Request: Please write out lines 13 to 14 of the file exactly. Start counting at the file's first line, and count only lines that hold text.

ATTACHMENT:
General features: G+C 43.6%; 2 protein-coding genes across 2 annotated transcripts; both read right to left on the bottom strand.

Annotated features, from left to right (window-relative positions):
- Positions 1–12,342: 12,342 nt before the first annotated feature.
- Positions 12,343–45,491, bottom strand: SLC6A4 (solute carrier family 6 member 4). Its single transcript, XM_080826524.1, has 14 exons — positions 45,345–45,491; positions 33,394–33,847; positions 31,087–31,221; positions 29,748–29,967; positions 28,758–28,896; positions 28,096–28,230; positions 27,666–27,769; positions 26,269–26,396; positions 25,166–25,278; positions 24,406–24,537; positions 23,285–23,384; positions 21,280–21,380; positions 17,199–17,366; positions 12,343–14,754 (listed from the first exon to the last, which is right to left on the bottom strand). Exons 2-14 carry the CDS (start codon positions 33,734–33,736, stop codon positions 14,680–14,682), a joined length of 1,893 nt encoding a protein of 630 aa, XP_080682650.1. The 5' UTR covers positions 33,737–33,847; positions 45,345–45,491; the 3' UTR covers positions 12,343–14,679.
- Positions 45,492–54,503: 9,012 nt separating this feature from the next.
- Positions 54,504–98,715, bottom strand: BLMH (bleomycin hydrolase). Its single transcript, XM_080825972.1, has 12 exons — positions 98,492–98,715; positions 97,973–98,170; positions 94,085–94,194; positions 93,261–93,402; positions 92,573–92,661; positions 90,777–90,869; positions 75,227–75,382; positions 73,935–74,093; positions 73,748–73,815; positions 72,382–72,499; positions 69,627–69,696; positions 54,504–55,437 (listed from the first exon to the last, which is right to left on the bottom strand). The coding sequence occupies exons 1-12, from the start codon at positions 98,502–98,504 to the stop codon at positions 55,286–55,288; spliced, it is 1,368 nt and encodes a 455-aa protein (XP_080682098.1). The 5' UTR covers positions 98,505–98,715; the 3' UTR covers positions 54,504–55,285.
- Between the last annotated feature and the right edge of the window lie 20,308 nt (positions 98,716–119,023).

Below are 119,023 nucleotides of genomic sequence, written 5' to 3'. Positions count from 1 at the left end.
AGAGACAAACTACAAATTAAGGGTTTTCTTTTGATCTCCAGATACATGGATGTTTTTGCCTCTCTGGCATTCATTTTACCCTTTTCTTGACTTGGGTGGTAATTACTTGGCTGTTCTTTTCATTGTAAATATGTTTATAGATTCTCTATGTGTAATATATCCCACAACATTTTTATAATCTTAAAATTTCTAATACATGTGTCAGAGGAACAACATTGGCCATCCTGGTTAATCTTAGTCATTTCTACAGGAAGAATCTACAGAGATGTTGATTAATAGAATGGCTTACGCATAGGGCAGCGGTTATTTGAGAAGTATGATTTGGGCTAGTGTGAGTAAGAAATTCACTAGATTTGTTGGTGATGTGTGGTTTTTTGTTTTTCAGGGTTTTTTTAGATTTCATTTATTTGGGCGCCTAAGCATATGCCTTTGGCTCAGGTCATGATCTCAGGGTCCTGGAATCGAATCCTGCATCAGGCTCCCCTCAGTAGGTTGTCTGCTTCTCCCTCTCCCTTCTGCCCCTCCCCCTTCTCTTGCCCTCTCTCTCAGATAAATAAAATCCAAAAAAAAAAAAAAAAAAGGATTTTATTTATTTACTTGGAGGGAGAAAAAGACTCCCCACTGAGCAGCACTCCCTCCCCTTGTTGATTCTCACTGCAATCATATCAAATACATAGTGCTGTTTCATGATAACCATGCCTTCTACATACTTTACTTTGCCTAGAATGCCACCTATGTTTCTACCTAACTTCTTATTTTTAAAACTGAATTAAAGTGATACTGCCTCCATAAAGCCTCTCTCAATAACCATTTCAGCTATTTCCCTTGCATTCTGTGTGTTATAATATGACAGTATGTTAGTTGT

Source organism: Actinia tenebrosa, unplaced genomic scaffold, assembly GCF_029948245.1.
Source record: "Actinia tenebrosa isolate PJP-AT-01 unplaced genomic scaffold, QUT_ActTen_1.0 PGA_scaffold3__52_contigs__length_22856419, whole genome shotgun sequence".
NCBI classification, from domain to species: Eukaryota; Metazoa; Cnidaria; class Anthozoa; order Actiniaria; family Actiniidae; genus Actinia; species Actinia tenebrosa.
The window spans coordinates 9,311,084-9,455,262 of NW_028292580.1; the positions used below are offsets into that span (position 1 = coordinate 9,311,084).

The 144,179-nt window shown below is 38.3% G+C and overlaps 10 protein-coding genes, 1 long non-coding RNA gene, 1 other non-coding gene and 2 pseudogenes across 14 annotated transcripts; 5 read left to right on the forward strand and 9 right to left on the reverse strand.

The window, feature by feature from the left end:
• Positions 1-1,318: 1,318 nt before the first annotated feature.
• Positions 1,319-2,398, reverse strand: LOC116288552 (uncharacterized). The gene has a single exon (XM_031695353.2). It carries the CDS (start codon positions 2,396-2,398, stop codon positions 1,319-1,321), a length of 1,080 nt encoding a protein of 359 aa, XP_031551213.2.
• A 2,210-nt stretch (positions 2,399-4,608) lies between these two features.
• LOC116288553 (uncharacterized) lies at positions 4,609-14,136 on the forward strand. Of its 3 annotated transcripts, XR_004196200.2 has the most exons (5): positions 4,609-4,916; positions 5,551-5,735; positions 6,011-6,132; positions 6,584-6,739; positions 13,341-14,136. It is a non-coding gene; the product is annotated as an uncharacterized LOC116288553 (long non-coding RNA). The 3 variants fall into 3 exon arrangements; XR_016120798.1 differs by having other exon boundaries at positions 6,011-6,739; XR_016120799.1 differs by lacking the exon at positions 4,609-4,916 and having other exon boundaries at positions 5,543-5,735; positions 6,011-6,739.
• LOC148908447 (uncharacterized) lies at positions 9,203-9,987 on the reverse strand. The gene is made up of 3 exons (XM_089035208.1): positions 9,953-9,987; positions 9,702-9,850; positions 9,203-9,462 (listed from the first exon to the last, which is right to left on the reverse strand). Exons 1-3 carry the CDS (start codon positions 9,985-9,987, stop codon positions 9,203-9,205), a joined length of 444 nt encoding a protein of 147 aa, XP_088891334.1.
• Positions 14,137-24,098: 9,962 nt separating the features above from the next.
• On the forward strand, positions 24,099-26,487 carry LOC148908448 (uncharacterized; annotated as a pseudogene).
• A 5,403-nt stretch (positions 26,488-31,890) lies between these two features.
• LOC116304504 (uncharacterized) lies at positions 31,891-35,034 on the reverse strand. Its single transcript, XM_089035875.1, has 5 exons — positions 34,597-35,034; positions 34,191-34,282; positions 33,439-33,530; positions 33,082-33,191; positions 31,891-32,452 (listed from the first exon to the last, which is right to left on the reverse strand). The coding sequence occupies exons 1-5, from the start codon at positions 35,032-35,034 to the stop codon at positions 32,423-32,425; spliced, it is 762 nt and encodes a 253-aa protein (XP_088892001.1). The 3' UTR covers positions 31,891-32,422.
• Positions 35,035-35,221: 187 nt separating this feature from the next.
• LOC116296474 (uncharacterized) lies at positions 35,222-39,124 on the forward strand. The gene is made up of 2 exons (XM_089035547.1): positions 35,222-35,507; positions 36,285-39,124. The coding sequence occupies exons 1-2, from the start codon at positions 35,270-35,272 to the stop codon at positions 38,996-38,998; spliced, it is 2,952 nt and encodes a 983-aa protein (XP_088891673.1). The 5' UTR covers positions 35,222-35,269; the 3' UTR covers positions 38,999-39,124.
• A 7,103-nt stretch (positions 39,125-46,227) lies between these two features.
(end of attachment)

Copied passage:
The window spans coordinates 9,311,084-9,455,262 of NW_028292580.1; the positions used below are offsets into that span (position 1 = coordinate 9,311,084).

The 144,179-nt window shown below is 38.3% G+C and overlaps 10 protein-coding genes, 1 long non-coding RNA gene, 1 other non-coding gene and 2 pseudogenes across 14 annotated transcripts; 5 read left to right on the forward strand and 9 right to left on the reverse strand.